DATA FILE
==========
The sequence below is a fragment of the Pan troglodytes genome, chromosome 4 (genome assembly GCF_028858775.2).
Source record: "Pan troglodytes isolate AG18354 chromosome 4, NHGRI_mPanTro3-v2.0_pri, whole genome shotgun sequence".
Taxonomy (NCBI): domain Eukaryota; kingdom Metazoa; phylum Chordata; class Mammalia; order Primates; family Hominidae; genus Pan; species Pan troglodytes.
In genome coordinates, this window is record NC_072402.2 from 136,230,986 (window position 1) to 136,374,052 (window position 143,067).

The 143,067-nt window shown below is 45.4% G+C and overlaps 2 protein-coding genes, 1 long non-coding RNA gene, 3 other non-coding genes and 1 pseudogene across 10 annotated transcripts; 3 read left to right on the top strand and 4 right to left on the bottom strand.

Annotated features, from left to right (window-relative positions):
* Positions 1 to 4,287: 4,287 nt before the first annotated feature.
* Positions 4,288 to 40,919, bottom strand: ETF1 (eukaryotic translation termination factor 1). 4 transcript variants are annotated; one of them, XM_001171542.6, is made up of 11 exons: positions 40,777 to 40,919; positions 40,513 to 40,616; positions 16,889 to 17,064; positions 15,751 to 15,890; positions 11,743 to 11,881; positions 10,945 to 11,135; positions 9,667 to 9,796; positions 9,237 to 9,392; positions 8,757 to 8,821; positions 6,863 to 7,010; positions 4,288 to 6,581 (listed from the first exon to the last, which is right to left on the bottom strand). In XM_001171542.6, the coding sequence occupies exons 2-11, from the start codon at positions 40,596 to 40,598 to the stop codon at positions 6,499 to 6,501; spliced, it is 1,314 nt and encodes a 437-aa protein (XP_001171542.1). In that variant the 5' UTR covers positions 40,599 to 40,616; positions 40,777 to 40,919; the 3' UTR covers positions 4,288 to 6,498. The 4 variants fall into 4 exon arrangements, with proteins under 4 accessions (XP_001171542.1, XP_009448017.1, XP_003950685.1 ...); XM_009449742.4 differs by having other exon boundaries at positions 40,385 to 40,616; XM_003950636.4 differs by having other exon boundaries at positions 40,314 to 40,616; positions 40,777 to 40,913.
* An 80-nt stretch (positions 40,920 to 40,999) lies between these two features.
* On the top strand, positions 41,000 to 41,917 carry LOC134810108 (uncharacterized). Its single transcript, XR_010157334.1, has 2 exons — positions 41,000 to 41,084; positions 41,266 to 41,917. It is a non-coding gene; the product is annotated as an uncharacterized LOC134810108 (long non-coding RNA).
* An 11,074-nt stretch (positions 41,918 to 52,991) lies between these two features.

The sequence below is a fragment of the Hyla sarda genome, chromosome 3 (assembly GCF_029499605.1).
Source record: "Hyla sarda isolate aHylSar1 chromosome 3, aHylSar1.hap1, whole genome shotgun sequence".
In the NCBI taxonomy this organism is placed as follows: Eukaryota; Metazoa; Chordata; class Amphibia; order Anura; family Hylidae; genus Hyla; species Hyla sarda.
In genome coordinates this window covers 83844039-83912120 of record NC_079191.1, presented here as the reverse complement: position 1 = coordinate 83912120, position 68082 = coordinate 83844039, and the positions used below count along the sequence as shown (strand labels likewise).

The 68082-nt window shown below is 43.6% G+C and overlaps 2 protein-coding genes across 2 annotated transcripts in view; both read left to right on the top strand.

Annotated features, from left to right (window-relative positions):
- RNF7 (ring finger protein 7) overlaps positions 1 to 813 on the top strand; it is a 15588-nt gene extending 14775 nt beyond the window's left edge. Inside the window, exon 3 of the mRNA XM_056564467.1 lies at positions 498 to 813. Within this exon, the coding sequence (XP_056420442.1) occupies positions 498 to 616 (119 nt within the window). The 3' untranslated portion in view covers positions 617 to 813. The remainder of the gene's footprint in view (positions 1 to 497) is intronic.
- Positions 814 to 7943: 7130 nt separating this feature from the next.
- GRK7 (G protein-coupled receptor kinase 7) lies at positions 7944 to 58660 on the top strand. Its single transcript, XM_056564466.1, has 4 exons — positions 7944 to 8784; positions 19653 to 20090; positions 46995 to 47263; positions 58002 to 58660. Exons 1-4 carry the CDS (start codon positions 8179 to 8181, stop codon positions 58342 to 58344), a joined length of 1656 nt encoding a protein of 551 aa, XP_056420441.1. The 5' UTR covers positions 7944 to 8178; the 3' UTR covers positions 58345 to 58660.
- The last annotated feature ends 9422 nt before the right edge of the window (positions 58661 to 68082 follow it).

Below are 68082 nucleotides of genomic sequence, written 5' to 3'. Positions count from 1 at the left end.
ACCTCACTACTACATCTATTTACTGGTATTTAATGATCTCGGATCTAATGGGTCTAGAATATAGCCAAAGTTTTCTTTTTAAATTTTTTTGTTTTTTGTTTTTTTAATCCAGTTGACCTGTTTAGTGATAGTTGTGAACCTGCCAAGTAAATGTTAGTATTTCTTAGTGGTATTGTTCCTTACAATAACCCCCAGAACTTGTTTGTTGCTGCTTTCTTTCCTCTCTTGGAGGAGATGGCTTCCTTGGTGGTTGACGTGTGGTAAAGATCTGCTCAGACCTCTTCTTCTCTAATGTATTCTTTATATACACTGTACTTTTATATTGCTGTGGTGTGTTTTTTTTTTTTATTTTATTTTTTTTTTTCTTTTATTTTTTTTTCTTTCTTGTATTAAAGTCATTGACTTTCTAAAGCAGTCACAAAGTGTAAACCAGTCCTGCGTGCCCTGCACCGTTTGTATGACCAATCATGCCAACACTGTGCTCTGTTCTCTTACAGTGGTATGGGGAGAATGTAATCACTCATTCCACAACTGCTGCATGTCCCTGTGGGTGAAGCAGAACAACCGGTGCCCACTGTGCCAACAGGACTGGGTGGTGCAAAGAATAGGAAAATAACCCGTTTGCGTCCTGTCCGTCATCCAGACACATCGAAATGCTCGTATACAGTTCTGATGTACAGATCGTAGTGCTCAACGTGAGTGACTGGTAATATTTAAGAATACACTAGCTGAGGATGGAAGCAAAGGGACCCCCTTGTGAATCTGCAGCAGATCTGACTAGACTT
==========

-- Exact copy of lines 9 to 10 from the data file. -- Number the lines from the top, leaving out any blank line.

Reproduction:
* An 80-nt stretch (positions 40,920 to 40,999) lies between these two features.
* On the top strand, positions 41,000 to 41,917 carry LOC134810108 (uncharacterized). Its single transcript, XR_010157334.1, has 2 exons — positions 41,000 to 41,084; positions 41,266 to 41,917. It is a non-coding gene; the product is annotated as an uncharacterized LOC134810108 (long non-coding RNA).